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Being Gentle On Myself Means Following Navy SEAL Training

by Call Me Les 10 days ago in advice

Wait, what?

Image sources and permissions listed at the end of the article.

It's funny how in growing older, you're always searching for the next milestone, the next "big kid" moment: later bedtimes, later curfew, the ability to spend on what you want, the freedom to eat what you want—the opportunity to literally take a bite of forbidden fruit roll-ups instead of broccoli.

I think I spent most of my twenties chasing after things I was denied during childhood. Some of it, like a safe space free from hostility, was and is worth continuing to pursue. But other stuff? Like not making my bed? Hmmm, in hindsight, I'm no longer sure it was the right choice. And I'll tell you why.

A friend of mine in active military service recently showed me this epic video of a speech given at a graduation ceremony. It took place at the University of Texas in 2014 by Naval Adm. William H. McRaven, ninth commander of U.S. Special Operations Command. In the nearly twenty-minute long rally, the Admiral discusses his SEAL training and the ten steps he believes are the biggest takeaways.

Now, I'm not at all into discipline and routine. I have ADHD and I'm bipolar. As anyone can tell you, I'm a walking ball of beautiful chaos, a contradictory combination of Ms. Frizzle and Edgar Allen Poe. Chores do not come easily to me.

And, I'll admit it: I scoffed at the plausibility any form of military advice would be for me.

However, I'm also not one to refuse an opportunity to examine another person's way of thinking. So, I made a gap in my day and gave up most of my lunchtime to hear the Admiral out; I walked away with an empowering set of resolutions, some of which will be easier to employ than others. (No, my overuse of adverbs will never make my list.)

This is the full video if you're curious.

I urge you to give up your own twenty minutes, but for the sake of my point, I'll summarize.

How to Change the World Navy SEAL Style

  • Find someone to help you "paddle" (the boat of your life's course that is).
  • Measure a person by size of their heart, not the size of their flippers (the will to succeed does not fit one mould).
  • Get over being a "sugar cookie" and keep moving forward (accept that sometimes you just can't get things right, but you must go forth anyways).
  • Don't be afraid of "the circuses" (failures often have silver linings).
  • Sometimes you have to slide down the obstacles head first (take chances and do things in ways that haven't yet been done).
  • Don't back down from the sharks (stand your ground).
  • You must be your very best in your darkest moments (self-explanatory, but the anecdote is worth listening to).
  • Start singing when you're up to your neck in mud (hope is the greatest thing we can give one another).
  • Don't ever ring the bell (no matter how tough life gets, don't give up).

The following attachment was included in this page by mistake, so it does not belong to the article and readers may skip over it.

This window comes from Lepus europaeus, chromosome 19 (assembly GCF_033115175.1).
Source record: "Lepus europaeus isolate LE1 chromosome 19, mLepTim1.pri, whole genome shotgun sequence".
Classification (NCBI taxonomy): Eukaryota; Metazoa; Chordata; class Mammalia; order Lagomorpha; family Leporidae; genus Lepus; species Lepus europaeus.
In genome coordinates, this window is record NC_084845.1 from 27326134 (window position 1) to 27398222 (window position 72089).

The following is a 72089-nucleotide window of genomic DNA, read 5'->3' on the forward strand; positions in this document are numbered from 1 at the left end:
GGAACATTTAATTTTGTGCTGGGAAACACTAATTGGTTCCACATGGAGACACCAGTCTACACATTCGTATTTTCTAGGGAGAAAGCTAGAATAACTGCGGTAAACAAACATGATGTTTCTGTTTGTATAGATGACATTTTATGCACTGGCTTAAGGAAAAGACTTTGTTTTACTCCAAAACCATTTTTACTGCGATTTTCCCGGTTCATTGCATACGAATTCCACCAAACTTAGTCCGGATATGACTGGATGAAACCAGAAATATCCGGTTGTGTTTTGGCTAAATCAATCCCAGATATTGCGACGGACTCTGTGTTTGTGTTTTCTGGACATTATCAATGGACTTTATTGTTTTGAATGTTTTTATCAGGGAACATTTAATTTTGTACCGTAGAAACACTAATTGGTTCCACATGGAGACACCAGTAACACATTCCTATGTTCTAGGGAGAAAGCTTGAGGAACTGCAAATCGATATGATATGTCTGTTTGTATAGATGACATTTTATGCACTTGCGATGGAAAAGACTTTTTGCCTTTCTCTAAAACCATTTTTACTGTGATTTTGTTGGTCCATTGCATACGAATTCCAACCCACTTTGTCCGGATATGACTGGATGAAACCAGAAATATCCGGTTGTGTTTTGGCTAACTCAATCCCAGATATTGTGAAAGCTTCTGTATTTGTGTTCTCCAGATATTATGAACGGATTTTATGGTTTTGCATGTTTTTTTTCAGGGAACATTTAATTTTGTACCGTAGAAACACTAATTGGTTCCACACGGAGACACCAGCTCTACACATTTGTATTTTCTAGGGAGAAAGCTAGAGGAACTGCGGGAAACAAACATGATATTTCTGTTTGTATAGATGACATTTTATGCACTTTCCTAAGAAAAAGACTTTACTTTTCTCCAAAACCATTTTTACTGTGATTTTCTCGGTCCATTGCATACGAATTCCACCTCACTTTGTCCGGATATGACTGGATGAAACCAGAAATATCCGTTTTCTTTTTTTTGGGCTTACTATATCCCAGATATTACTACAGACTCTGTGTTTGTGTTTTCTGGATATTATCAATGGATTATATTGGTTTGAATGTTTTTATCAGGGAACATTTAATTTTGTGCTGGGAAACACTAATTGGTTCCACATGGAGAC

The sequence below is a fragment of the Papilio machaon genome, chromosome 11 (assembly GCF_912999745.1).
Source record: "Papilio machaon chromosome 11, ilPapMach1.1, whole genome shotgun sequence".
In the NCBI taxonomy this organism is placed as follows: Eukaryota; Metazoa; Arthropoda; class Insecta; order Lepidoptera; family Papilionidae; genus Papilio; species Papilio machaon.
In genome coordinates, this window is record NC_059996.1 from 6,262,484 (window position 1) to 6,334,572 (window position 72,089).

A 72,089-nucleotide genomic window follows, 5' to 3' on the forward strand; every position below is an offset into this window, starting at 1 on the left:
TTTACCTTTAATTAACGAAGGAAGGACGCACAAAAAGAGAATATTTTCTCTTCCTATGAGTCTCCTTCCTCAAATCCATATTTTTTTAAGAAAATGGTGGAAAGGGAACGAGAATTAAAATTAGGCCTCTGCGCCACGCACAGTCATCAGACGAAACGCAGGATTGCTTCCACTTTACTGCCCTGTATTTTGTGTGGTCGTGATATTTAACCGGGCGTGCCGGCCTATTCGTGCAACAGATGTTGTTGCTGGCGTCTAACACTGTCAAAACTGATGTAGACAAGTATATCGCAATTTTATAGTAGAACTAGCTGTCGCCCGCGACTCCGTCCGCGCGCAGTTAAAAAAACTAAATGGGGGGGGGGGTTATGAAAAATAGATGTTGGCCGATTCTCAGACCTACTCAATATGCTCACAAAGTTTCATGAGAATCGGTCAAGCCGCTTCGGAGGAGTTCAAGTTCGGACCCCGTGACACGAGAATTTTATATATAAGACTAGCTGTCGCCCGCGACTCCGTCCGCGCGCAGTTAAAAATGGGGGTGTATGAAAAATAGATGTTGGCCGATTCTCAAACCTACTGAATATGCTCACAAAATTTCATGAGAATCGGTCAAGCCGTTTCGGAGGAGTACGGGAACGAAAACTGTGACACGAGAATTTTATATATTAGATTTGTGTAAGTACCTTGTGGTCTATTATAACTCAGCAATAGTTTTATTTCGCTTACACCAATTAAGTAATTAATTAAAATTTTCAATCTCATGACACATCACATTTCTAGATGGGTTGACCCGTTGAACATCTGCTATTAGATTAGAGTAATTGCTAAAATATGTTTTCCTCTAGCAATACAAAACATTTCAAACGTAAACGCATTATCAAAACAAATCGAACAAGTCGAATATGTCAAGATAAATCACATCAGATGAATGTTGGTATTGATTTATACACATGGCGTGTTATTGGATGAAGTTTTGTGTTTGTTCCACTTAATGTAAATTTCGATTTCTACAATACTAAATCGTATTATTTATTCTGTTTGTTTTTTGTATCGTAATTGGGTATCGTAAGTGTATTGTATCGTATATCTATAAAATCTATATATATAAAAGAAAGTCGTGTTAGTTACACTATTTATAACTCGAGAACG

• I'm not sure I'll ever truly master them all. Still, the one that intrigued me the most is actually the simplest. It reminds me of something I did value as a child, even if I often refused to do it.

    Number One On the Navy SEAL To-Do List?

    Make Your Bed

    "If you make your bed every morning, you will have accomplished your first task of the day."

    Summary of the Admiral's rationale: It creates a sense of pride and mastery, encourages you to build onto bigger tasks as your day progresses, teaches you to appreciate the little things in life, and if your day is terrible, hey, at least you've got a tidy, comfy space awaiting your retreat!

    How simple is that?!

    This is my sleep resolution revolution, or rather, revelation! The gentlest way to prioritize my rest this year is as straightforward as making my bed. Will I succeed every day? Maybe not. But I'm going to make a vow to try...

    Pro tip: pretty bedding and cats help. :)

    In closing, these are the words that stuck with me the most.

    "A made bed gives you the encouragement that tomorrow will be better. So, if you want to change the world, start by making your bed."

    I believe I can do that. And while I hope that most days it'll be like this:

    Realistically, I know it'll more often look like this:

    Either way, I'm pressing on. Navy SEAL style.

    Happy 2022.

    This piece is entered into the Sleep Resolution Challenge sponsored by Lull.

    Imagery:

    • Cover Photo of SEALs is licensed through Shutterstock and agreed to be used for editorial purposes only.
    • Item ID: 167818913
    • CHONBURI-APRIL 21, 2009: Navy Seal Military endurance training in hell week on 21 April, 2009 in Satahip, Chonburi, THAILAND.
    • Woman laying in bed is from Pexels. Photo by Andrea Piacquadio.

    advice

    Call Me Les

    Keepin' it real since 1987 with 3 cats, a tiny apartment and too many words in my head. Admin at the Vocal Social Society.

    ~&~

    No words left unspoken.

    #bettertogether

    Read next: Lower The Bar

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